Budget brings smiles to the faces of Indian Dairy Farmers

India’s milk production increased by 35.04 per cent, during the period between 2015-16 from 155 million tons (MT) to reach 210 MT in 2020-21. Karnataka’s milk production has seen an increase of 72.39 per cent (4.59 MT) during this period from 6.3 MT to 10.9 MT. Though Uttar Pradesh remained the top producer of milk in the country with 31.36 MT in 2020-21, the production declined by 1.58 per cent over 2019-20. However, the production was up by 18.84 per cent (4.97 MT) during this period. Barring 2017-18, milk production was in a declining trend in Kerala in all other years. The overall reduction in milk production was around 1.15 lakh tonnes during the six-year period. There was a decline in production in states such as Andhra Pradesh (3.60%), Haryana (3.84%), Uttarakhand (2.56%), Arunachal Pradesh (27.61%), Manipur (20.74%), and Sikkim (12.01%) in 2020-21 when compared to 2019-20. The Government has been implementing the Rashtriya Gokul mission since 2014 for the development and conservation of indigenous breeds, genetic up-gradation of the bovine population and enhancement of milk production and productivity of bovines, thereby making milk production more remunerative to farmers engaged in dairying. The national programme for dairy development aims to enhance the quality of milk and milk products and increase the share of organized milk procurement.

Meenesh Shah, Chairman, National Dairy Development Board (NDDB) had welcomed the reduction in alternate minimum tax for cooperatives from 18.5% to 15% and surcharge from 12% to 7%. The decision will boost development initiatives of dairy cooperatives and ensure better remuneration to millions of farmers. The total allocation for the Ministry of Agriculture and Farmers’ Welfare for 2022-23 is ₹1.32 lakh crore, 0.7 per cent higher than the Budget estimates for 2020-21 and 4.3 per cent higher than the revised estimates (RE) for 2021-22. In real terms, there is no increase in the Budget for agriculture. The allied sectors have witnessed an increase in their allocations. The allocation for the Fisheries sector (₹2,118 crores) is increased by 73 per cent and that for Animal Husbandry and Dairying (₹3,919 crores), up 26 per cent, compared to 2021-22. These steps would go a long way to push diversification of the agricultural economy.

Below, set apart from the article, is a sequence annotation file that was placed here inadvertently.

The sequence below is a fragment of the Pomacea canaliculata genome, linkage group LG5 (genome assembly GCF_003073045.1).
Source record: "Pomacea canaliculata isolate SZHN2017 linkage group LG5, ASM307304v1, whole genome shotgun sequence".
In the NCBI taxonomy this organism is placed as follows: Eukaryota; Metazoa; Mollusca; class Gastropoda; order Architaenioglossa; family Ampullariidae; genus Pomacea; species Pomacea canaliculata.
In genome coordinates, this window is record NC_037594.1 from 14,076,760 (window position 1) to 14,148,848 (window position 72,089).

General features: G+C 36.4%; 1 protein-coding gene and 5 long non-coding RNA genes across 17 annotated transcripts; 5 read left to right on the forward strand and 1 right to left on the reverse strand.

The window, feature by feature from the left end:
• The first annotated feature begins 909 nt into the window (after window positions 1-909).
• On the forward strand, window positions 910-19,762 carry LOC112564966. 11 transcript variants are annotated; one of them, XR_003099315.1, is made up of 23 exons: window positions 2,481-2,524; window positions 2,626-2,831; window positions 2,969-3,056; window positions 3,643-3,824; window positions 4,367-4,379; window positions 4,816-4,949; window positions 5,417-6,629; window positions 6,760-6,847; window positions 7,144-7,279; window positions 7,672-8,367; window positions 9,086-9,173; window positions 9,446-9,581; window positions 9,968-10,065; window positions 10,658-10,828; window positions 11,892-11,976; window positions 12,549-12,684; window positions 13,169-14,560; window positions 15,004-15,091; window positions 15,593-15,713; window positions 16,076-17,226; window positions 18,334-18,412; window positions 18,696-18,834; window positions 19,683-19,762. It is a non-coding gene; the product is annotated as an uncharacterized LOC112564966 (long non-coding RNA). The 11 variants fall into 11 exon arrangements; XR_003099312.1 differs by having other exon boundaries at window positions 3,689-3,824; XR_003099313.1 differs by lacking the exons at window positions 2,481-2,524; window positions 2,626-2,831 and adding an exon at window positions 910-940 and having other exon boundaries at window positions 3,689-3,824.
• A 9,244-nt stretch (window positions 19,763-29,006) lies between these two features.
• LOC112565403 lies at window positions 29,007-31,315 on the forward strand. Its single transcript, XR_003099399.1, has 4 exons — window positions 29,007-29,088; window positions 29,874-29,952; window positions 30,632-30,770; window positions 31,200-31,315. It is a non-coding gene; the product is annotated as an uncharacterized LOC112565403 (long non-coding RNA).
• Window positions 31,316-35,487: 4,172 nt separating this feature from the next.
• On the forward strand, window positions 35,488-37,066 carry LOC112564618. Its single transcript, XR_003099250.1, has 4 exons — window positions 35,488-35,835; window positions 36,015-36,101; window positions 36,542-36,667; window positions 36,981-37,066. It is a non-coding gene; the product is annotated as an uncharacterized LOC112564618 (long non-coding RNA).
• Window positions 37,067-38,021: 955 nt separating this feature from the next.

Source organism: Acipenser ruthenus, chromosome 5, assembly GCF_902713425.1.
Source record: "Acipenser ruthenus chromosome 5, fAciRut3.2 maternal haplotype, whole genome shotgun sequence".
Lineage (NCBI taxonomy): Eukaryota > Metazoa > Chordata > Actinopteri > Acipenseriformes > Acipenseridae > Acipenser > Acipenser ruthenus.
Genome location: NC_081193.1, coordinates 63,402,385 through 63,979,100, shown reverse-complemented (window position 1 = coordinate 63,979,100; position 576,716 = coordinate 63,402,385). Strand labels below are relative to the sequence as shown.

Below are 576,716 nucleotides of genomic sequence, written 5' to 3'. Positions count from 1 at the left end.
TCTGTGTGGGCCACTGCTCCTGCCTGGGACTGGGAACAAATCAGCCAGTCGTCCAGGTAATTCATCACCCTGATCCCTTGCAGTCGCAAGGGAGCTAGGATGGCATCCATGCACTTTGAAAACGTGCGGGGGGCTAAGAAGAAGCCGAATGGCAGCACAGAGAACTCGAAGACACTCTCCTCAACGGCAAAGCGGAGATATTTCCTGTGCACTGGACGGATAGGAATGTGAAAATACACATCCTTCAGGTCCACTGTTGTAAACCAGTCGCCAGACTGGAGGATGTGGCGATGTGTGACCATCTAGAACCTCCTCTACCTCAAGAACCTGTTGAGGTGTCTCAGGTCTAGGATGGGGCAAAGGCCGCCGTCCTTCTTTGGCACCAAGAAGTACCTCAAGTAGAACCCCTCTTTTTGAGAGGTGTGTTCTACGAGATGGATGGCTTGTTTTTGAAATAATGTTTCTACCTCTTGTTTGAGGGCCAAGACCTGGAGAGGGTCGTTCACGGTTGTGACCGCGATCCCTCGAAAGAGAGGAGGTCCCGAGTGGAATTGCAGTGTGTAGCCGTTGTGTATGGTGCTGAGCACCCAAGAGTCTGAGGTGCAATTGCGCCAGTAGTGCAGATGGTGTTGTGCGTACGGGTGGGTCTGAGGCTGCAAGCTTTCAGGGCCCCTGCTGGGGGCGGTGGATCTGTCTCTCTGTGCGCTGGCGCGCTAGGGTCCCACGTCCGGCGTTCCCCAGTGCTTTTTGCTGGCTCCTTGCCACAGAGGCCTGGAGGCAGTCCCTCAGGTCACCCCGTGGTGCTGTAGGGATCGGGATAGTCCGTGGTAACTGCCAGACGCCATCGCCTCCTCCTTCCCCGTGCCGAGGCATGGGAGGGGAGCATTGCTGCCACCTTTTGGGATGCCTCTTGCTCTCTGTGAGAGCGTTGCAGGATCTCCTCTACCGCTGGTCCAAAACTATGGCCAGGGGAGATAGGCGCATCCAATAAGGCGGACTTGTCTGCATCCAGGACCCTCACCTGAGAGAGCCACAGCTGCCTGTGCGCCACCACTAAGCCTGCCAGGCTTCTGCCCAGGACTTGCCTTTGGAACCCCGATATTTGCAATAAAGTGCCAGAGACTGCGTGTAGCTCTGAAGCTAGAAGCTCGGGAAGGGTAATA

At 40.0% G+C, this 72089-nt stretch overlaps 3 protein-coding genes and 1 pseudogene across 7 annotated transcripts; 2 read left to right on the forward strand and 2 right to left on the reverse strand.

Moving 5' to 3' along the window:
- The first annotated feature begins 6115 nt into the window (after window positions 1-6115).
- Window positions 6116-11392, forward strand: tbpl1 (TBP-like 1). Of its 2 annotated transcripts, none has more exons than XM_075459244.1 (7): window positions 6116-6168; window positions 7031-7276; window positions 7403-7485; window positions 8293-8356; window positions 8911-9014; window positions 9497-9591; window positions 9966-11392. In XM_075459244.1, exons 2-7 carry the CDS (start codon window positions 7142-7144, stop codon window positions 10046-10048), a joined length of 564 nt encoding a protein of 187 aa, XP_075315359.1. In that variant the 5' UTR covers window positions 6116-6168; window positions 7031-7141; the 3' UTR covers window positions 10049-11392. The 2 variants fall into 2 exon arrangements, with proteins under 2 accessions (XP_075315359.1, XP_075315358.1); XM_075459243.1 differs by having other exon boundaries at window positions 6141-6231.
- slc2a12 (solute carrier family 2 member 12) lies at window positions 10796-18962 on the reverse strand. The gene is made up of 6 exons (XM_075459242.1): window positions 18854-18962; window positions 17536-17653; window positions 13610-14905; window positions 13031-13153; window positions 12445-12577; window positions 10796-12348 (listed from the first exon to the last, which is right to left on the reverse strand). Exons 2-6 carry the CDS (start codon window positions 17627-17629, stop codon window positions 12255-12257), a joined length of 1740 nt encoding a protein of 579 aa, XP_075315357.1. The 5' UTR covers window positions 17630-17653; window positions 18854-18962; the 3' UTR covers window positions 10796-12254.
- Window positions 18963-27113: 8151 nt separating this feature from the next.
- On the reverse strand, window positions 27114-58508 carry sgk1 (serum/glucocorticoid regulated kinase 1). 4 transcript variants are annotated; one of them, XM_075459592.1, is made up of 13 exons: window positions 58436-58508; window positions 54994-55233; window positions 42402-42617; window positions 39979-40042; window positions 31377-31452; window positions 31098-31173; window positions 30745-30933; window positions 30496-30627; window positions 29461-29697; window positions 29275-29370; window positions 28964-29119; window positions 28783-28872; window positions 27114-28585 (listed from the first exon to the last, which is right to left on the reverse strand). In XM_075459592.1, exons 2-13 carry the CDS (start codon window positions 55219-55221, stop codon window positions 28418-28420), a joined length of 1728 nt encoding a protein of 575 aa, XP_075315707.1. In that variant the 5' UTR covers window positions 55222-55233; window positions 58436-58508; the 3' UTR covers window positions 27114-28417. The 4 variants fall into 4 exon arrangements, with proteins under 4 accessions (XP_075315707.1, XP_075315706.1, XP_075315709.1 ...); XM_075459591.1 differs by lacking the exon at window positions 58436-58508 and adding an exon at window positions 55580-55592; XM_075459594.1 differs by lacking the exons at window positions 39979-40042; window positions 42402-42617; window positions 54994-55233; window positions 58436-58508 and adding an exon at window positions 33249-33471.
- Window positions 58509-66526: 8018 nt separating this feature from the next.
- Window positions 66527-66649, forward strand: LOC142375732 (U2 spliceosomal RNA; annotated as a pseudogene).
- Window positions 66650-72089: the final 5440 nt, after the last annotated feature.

The expenditure on agricultural research has been kept unchanged implying a decline in real terms. This is despite the fact that India’s agricultural research expenditure has been grossly inadequate, to begin with. On top of that, several studies have shown impressive rates of return on investments in agricultural research & development—both globally and in India. The expenditure on agriculture R&D in India has been hovering around 0.3 to 0.4 per cent since 2001, except in 2011 when it reached 0.52 per cent because of higher Plan allocations of the Union government. The amount spent on agriculture R&D is drastically low in comparison to many developed countries and also with comparable developing countries.

The zeal with which the Finance Minister pushed for Farmer Producer Organizations (FPOs) in her last two Budget speeches seems to be waning. Instead of consolidating the functioning and governance of FPOs, the government seems to have given up the emphasis on these emerging institutional innovations.

Indian scientists at the Institute of Advanced Study in Science and Technology (IASST), Guwahati identified a next-generation probiotic bacterium, Lactobacillus Plantarum JBC5, from a dairy product that showed promise in promoting healthy ageing. The team has also developed a yoghurt using this probiotic bacterium.

One of the issues that still challenge the white revolution is milk adulteration and subsequent health manifestations. The problem is serious to the extent that the World Health Organisation gave the Indian Government an advisory warning, stating that without adequate tracking of milk adulteration, 87 per cent of citizens could be at risk of developing serious diseases, such as cancer, by 2025. Dairy, historically, plays a significant part in Indian cuisines, society, religions, culture and rural economy. Right from the Vedic period till today, milk has always been regarded as the “most complete food” with healing properties for bones, mental illness and sleeplessness. However, the quality is a serious concern for the health and human resource of India, especially as milk is an important ingredient for many dishes across the country. The seriousness of the problem can be comprehended from the fact that the Supreme Court has advised States to amend their laws to make the production and marketing of adulterated milk a punishable offence with life imprisonment. At present, the offenders are punished for a maximum of six months under the Food Safety and Standards Act. Still, 79 per cent of branded or loose milk available in the market is adulterated, the latest annual report by the Consumer Guidance Society of India (CGSI) has found. The only way milk adulteration can be controlled and stopped is through surprise checks by officials and exemplary punishment. Available home check kits which retail customers can use will be a very important step forward.